Featured Post

The Ministry of Utmost Happiness

The Ministry of Utmost Happiness has become one of the most reviewed books since and even before its publication in June 2017. The antici...

Sunday, September 9, 2012

Squandered Presidency


Obama, on one of his summer holidays, took with him a copy of Lou Canon’s book ‘President Reagan: The role of a life time’. He might have done himself a favor, if instead he had spent some time reading a biography of Lyndon Baines Johnson, the 36th President of the United States of America. Lyndon Johnson became President following the assassination of John F. Kennedy in Dulles, Texas on November 23, 1963. The motorcade driving John F. Kennedy through that fateful trip included Lyndon Johnson who, as throughout his tenure as Vice-President, had been relegated into a rented vehicle far behind the President. A fellow Texan senator Yarborough refused share ride with Johnson. Lyndon Johnson obviously was at the lowest ebb of his career. Texas, though being his home state he was losing influence there, and Kennedy didn’t have much incentive to keep him on ticket in Presidential election in fall of 1964.

Those shots from Oswald’s gun irreversibly changed the course of history, which placed at that difficult time Johnson at the helm: Right from the time when Lyndon Johnson lay buried on the floor his vehicle under a hefty secret service agent through the burial of assassinated President, he assumed and displayed a leadership to bring sweeping changes in the society that few could have predicted. Lyndon Johnson went on to get through, in the course of twelve months into his presidency, a recalcitrant congress dominated by southern Democrats legislations including a broad civil rights bill that ended racial segregation. The civil rights bill, though, had been sent to the Congress by Kennedy administration, only to be stalled irretrievably in the senate. It was only through the deftness; grit, leadership and brinksmanship Lyndon Johnson not only got the legislation through, but also later in his presidency went on to get voting rights bill passed that for the first time empowered blacks with power to vote throughout the country.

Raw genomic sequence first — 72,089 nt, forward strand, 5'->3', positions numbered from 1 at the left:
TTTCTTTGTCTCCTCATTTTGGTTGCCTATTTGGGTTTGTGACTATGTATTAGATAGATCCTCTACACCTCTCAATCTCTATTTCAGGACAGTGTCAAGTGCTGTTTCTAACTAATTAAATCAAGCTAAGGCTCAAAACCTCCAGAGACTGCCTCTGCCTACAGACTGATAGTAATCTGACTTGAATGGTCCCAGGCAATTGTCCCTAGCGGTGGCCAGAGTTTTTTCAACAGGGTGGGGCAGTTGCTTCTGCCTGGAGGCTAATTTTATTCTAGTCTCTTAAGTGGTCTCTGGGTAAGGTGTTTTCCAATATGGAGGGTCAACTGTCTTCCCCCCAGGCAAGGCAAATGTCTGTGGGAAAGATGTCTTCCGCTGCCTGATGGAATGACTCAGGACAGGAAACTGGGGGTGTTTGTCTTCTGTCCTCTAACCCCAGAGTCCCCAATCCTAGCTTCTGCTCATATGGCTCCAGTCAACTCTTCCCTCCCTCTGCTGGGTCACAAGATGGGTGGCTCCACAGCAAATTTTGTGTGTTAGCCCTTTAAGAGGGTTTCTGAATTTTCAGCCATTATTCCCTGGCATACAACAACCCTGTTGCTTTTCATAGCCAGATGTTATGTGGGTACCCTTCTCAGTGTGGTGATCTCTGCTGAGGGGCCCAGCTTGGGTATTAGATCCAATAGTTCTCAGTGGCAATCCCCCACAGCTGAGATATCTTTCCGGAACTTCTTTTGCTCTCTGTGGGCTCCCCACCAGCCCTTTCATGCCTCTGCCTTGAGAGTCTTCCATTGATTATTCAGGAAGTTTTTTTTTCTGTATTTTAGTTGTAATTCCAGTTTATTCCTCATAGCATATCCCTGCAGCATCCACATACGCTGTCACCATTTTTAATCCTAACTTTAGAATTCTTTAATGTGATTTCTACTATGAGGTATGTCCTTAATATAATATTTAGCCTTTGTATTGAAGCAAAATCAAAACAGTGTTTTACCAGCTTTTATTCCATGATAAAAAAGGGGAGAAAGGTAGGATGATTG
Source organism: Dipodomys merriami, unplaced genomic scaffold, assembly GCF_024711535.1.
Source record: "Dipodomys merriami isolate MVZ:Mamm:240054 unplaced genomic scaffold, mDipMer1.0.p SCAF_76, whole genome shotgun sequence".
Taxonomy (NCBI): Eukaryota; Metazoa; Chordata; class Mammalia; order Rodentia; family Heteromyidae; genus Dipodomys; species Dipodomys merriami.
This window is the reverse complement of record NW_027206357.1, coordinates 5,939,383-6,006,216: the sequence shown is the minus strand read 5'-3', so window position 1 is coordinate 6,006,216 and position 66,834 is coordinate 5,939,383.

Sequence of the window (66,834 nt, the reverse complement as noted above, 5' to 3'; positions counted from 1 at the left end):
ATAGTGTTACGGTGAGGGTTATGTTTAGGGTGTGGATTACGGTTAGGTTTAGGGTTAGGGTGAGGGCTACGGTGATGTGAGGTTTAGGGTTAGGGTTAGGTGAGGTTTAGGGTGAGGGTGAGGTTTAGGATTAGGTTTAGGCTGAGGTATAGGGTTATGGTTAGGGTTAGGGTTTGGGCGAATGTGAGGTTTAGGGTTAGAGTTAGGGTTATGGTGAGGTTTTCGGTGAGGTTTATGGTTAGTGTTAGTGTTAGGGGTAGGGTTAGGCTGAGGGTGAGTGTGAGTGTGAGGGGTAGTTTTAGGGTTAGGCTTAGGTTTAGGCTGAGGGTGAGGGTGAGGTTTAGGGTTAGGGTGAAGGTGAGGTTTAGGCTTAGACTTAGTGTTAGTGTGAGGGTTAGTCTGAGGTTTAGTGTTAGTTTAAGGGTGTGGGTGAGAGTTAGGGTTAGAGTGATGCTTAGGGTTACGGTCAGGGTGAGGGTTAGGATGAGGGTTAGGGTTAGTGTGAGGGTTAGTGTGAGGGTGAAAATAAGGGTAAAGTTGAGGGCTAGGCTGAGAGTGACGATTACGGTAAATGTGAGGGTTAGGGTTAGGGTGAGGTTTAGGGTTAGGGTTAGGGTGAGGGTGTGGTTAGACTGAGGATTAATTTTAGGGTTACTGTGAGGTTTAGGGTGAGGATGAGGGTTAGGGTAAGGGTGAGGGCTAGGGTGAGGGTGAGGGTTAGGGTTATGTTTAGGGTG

Obama through his campaign during primaries against Hillary Clinton in 2008 displayed a disdain for the record of Bill Clinton’s presidency and instead imagined him becoming a transforming President like Reagan. The only trouble with that vision is, though almost a heresy, that narrative of Reagan presidency being transformative is nothing more than a fictitious fairy tale; as a matter of fact that to some measures was a sham. Reagan’s role in his presidency was not much beyond being an actor on a large stage and prosperity attributed to those years turned out to be the poisonous chalice. The manner Obama squandered his presidency, and if that brings Romney to White house, would be nothing less than a Greek tragedy both modern and mythical.
-Rajiv Kumar
Note: The information about Lyndon Johnson is from the book "The years of Lyndon Johnson: The passage of power" by Robert A. Caro
.